Sunday, July 7, 2013

More Water Less Time

We're going to start things off talking about grinders this week.  A lot of students have grinders at home and will work on projects on their own between classes.  One thing I can't stress enough about grinding is to keep your grinder wheel lubricated with water.  I've used spongeless grinders and they always give you the option of using a sponge with it if you'd like.  And that's something I always recommend.  If you can't see water spinning up onto the grinding wheel you'll not only wear your wheel down quicker but you'll be grinding slower as well.  And don't forget to clean out that sponge every so often as well or it will fill with ground glass and not transfer water very well at all.  I rinse out my grinder sponges every 2 days or so and the difference when you first do it is amazing.

With that out of the way let's see what out students have been doing during this 4th of July Holiday week.  Although it took her a little longer than she expected, Cindy's Red Fish turned out nothing short of marvelous!  And the only reason it took extra time was because she ended up changing the glass she used for her water.  Other than that little unforeseen event this was pretty much smooth sailing for Cindy.  You've got to love the colors she picked for this-- it really makes the fish SPLASH!

This week also saw Cindy wrap up work on her Crab/Corn key holder.  What you're looking at below are the front and back of this double sided 'bowl'.   They keys drop in between the corn and the crab where they'll always be found provided they went in the holder rather than on some random flat surface where my keys usually go.  ;-)  This got a lot of compliments in class and is yet another wonderful project by Cindy.

Brenda isn't just another pretty face in class because she also managed to knocked out yet another Blue Cross window this week (I'm starting to think that she can do these with her eyes closed at this point.)  When you find something that looks this good and you're also good at doing it I say make a lot of them so you always have a gift on hand.  And this Cross Window certainly makes a perfect gift-- just ask Brenda!

Tim put the finishing touches on his Christmas Ornament and it's just as nice as any of the other larger pieces that he's done in the past.  Attention to detail is imperative when you make a small 5 inch piece like this and Tim pulled it off without even breaking a sweat. The biggest mistake you see made on projects like this is when the circle ends up turning into an egg, but that's not the case here at all  As you can see, this is a very well rounded piece.

Next up we have a Butterfly and that can only mean one thing: A NEW STUDENT!  Yep, Becky showed up for her first evening class with us and managed to complete her butterfly handily.  The thing that impressed me most was how she was always one step ahead of me with her questions which showed me that she was always anticipating her next move.  Just look at the nice symmetry on her butterfly-- it's the sign of someone who cares about their work.


Brenda not only completed a cross window-- she also continued working on this Ballerina Window that she started at home.  I'm pretty sure that she has this all cut out now.   Once all these pieces are ground and tacked together she'll move onto it's final border and then have to start thinking about what she's going to be making next.  Perhaps a cross in two spotlights???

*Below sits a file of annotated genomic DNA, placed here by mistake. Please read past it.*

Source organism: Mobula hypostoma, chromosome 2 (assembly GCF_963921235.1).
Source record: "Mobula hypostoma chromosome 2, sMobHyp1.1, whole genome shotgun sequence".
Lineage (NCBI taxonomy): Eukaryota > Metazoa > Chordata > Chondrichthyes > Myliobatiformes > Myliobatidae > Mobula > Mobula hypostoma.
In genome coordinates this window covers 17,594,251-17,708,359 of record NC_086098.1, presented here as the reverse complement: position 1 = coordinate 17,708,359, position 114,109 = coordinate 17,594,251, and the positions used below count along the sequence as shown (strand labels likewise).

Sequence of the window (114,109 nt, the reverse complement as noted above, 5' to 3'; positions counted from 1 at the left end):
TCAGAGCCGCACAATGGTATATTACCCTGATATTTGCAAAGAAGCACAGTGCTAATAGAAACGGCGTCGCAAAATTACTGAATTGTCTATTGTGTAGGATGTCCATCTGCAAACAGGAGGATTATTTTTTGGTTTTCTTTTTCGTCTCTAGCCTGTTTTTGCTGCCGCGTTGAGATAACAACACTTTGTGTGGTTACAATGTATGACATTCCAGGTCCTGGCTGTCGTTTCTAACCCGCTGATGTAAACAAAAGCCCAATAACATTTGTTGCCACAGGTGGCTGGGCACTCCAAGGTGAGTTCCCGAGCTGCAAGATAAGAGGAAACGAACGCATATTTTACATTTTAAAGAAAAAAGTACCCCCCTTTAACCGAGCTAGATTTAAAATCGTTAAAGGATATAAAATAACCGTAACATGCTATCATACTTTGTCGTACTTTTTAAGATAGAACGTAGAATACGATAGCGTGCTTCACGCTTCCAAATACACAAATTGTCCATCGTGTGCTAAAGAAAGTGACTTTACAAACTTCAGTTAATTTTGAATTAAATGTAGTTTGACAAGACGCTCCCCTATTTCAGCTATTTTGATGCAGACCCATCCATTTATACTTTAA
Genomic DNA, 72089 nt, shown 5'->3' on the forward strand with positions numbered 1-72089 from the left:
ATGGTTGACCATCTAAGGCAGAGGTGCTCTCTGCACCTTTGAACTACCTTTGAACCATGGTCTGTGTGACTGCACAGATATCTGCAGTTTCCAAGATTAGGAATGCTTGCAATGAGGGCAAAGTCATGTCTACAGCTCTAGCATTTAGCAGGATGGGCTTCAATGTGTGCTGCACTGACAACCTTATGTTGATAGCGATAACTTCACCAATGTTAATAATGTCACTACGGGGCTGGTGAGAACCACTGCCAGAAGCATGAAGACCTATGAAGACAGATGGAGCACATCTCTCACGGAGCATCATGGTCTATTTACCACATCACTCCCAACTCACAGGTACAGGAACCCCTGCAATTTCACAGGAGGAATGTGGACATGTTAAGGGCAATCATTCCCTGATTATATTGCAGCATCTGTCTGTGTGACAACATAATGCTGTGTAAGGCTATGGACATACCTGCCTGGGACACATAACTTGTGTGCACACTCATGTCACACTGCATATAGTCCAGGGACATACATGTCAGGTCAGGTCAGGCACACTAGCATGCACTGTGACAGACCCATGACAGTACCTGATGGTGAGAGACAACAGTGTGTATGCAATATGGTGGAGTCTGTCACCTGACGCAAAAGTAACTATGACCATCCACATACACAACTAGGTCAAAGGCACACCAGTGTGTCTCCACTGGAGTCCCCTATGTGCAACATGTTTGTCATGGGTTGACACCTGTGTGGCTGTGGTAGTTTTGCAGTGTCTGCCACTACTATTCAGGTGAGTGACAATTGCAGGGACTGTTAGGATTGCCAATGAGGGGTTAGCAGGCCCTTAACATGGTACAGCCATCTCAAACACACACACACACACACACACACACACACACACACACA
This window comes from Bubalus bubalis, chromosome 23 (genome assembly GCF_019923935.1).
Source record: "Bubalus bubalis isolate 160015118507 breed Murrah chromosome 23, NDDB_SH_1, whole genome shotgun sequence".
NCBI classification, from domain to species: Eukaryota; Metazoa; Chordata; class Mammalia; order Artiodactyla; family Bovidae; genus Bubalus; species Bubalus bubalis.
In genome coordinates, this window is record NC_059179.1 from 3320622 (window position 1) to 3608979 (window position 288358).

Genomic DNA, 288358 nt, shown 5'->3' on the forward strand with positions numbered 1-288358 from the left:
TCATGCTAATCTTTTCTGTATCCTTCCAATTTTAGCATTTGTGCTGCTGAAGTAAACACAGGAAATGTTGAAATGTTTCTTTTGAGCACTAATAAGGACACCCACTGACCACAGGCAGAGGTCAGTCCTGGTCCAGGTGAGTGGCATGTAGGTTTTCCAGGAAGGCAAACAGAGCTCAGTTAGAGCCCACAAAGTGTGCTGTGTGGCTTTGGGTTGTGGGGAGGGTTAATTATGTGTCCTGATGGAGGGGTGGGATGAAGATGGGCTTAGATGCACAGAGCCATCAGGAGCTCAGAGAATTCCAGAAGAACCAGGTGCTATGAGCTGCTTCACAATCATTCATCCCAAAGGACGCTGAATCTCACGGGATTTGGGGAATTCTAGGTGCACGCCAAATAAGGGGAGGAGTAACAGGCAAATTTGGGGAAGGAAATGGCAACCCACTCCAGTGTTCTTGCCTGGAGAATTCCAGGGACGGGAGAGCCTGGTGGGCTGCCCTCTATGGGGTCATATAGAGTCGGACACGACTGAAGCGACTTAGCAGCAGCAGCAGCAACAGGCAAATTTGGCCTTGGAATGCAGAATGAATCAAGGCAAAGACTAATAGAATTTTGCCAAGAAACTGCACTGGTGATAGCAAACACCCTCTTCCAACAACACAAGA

Martha is going to be MIA for a few weeks but she certainly made excellent progress on her stained glass Cross Windows this week.  She has three of the 5 Crosses cut and ground and once they're tacked together the backgrounds on these windows fits will fit together nice and easy. 

Look out-- Myrt's Hot Air Balloon Window is 100% cut, ground, wrapped and even tacked together.  That means that there's only the soldering left to go before we get to see this hanging up with some light behind it.  She agonized over the border and Myrt may very well have tried just about every sheet of glass we had in the shop, but in the end this light brown was the favorite choice with everyone in the class.  And I agree that it works wonderfully.

Susan also made a lot of progress this week when it came to grinding her first lamp.  Her panel lamp will consist of 4 identical sides and this is the first side all ground and ready to be wrapped.  Everything is lining up perfectly here and I have to say again that I love how she turned a standard stained glass window into the design for her (first?) lamp.

And last, but not least, we take a look at the lamp that Terry is making with us.  She has a system that she's devised to make sure that all her pieces line up and fit perfectly which involves photocopying all of her pattern pieces on 4 separate pages.  This gave Terry a 'pattern' she can grind on top of much like every other stained glass project that she's  ever worked on.  She just grinds her pieces and places them on the photocopy so she can instantly see how things are fitting together.  Terry is taking her time yet moving quickly and she has the lion's share of her cutting finished already.

Next week we'll have a full week of classes so we'll get to see our Thursday night Houma gang.  It will certainly make for a much fuller Blog especially since we'll have yet another new student joining us! Until then remember to keep your grinders wet and your cutters sharp!


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